artikel / 23 maj 2023
Swedish Food Agency says ‘probiotics’ cannot be used as category name for food supplements
In April 2023, the Swedish National Food Agency reviewed whether the word ‘probiotics’ may be used for food supplements containing a certain type of bacteria. The agency’s assessment is that the word may not be used as long as there is no approved health claim about probiotic microorganisms. This means the National Food Agency stands by its previous assessment.
Probiotics are defined by FAO/WHO as “live microorganisms which when administered in adequate amounts confer a health benefit on the host”. In the European Commission Guidance document on the implementation of the Claims Regulation, the term ‘probiotic’ is considered a health claim, because this term is deemed to include an implied health benefit. Therefore, the word ‘probiotics’ can only be used in combination with an approved authorised specific health claim, despite the fact that this term is broadly used all over the world.
Last year, the Swedish industry organisation Svensk Egenvård asked the Swedish National Food Agency to review its assessment of the use of the word ‘probiotics’ for food supplements.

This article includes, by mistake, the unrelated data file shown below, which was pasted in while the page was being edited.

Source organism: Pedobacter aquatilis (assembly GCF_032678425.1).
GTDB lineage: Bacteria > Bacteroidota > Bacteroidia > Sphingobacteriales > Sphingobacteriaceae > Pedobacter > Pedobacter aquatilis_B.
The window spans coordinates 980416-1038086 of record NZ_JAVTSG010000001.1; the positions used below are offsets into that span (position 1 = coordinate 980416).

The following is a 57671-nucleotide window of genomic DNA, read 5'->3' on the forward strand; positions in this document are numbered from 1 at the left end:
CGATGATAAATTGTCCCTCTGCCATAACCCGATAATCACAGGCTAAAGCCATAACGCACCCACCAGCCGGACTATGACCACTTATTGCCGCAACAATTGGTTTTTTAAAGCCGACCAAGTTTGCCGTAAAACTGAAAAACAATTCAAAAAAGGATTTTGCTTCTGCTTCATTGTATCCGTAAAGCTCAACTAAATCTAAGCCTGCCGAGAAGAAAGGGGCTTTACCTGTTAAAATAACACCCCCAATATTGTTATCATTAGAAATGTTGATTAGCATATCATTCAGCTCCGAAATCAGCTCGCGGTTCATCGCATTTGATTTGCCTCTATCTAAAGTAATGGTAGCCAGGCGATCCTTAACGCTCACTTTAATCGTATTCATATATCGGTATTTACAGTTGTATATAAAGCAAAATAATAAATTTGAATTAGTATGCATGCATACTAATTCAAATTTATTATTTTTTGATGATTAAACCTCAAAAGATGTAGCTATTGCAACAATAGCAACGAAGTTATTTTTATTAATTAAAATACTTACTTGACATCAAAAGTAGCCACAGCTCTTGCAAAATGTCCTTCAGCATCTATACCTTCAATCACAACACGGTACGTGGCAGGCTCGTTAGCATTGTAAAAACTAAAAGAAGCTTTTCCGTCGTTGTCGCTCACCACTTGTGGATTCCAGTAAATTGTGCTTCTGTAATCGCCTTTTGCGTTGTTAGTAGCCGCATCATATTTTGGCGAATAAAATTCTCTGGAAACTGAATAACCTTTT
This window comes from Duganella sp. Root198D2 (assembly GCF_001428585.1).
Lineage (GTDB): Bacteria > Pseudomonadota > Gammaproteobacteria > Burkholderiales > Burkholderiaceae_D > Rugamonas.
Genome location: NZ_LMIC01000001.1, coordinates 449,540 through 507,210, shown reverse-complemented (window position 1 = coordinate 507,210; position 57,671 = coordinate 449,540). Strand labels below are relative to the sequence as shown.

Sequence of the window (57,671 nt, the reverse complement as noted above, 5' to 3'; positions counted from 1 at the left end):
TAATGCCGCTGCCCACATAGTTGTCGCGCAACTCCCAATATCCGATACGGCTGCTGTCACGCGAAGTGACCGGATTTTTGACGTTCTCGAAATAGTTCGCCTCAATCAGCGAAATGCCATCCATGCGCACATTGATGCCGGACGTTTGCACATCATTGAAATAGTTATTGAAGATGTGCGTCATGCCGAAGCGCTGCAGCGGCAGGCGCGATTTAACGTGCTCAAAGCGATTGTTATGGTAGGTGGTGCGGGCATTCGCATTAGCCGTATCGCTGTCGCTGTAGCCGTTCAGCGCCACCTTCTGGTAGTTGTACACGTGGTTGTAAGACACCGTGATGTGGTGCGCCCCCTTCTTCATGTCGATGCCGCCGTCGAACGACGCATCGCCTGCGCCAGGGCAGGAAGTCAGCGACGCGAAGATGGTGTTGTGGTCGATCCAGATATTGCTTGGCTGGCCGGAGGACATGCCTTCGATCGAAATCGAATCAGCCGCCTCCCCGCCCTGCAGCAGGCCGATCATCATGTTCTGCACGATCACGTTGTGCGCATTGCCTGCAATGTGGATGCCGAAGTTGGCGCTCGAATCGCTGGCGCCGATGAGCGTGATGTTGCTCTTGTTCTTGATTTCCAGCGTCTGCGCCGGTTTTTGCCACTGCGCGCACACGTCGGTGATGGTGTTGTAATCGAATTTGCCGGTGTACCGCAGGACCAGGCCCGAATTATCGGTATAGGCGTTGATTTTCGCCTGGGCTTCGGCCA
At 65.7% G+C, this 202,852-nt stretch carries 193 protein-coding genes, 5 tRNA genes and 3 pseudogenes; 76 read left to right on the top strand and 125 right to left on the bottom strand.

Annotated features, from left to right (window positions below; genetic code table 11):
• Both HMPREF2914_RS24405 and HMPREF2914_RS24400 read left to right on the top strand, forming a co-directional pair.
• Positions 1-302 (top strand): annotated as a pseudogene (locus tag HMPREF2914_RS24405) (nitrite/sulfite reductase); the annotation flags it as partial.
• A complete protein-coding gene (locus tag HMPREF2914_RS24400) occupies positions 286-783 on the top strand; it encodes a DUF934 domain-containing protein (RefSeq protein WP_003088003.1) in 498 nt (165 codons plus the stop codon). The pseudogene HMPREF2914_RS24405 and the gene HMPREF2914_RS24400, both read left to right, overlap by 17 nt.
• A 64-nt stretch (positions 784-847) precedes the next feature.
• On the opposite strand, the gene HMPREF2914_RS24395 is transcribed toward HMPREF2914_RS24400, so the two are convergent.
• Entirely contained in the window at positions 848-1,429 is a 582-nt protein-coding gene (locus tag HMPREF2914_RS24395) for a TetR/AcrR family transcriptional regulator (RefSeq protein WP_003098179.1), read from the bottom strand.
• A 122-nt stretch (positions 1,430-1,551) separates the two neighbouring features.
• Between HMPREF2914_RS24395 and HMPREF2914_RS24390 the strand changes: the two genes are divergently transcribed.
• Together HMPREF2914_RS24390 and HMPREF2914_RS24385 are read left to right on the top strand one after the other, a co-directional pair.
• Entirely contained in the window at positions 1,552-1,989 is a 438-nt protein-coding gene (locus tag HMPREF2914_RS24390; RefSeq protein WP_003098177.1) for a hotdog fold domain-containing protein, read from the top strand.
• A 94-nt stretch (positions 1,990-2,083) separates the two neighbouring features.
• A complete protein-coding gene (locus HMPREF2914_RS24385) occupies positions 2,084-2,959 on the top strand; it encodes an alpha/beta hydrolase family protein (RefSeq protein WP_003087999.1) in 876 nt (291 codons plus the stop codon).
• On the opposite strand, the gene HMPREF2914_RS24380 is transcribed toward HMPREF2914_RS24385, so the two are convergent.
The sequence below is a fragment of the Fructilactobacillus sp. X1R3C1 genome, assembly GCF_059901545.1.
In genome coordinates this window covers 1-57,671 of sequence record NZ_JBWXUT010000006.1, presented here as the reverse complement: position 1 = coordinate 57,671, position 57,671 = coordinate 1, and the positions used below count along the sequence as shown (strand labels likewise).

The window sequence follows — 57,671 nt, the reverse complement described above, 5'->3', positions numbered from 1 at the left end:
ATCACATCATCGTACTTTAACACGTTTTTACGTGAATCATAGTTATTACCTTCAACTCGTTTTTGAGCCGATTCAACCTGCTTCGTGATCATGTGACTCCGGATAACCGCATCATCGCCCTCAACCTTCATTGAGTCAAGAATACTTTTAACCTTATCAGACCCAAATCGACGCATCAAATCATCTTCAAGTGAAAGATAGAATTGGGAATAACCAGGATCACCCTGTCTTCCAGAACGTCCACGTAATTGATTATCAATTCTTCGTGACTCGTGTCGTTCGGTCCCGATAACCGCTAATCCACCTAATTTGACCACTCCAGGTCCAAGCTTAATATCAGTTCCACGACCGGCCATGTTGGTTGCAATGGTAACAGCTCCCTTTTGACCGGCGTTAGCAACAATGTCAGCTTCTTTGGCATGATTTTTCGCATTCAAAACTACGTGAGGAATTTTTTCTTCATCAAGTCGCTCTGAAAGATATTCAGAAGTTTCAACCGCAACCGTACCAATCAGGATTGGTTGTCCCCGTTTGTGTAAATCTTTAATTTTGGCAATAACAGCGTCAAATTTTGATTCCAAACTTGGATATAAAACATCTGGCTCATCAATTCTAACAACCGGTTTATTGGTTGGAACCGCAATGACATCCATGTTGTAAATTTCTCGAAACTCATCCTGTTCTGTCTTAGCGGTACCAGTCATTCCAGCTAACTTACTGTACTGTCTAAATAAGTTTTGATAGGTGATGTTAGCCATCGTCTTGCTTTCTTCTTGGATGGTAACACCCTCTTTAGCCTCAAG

The question from Svensk Egenvård was whether probiotics could constitute a ‘category name’, i.e. mandatory information in labelling that describes what characterises food supplements. ‘Lactic acid bacteria’ is the category name currently used for these products.
In its statement, the Swedish National Food Agency says it considers that even if ‘probiotics’ were to be used as a category name, it would still be a health claim. Therefore, the word cannot be used in either the labelling or the marketing of food supplements as long as there is no approved health claim about probiotic microorganisms.
The conclusion is that the Swedish National Food Agency stands by its previous assessment that ‘probiotics’ may not be used as a category name for food supplements.